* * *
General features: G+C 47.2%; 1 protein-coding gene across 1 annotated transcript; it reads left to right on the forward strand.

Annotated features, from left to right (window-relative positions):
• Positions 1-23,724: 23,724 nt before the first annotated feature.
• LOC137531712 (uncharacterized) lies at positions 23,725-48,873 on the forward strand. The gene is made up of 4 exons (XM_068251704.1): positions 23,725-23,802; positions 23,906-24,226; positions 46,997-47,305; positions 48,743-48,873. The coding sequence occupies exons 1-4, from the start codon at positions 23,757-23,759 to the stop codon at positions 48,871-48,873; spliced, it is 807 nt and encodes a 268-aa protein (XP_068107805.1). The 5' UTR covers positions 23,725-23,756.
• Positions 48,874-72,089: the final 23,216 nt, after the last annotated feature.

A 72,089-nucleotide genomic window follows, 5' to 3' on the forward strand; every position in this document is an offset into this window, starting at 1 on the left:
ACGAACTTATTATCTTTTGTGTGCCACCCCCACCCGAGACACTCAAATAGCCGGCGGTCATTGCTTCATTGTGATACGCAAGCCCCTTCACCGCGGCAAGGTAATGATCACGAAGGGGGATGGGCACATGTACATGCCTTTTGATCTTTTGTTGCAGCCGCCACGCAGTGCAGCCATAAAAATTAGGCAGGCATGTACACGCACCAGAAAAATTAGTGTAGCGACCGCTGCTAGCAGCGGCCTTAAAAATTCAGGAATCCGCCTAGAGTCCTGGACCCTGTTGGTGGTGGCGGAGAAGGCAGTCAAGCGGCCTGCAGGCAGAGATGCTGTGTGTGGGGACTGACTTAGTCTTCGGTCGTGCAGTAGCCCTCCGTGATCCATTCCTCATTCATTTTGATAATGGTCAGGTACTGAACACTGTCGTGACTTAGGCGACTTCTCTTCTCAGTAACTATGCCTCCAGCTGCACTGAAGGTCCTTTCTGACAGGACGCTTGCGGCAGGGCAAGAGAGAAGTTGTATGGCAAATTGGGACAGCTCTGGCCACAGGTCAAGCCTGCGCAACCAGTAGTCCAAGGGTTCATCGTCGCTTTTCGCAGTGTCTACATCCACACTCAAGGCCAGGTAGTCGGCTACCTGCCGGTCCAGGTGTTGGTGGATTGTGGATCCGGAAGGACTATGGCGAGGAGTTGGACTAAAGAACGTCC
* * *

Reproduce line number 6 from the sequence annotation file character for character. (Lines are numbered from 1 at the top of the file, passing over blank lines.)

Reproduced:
A 72,089-nucleotide genomic window follows, 5' to 3' on the forward strand; every position in this document is an offset into this window, starting at 1 on the left: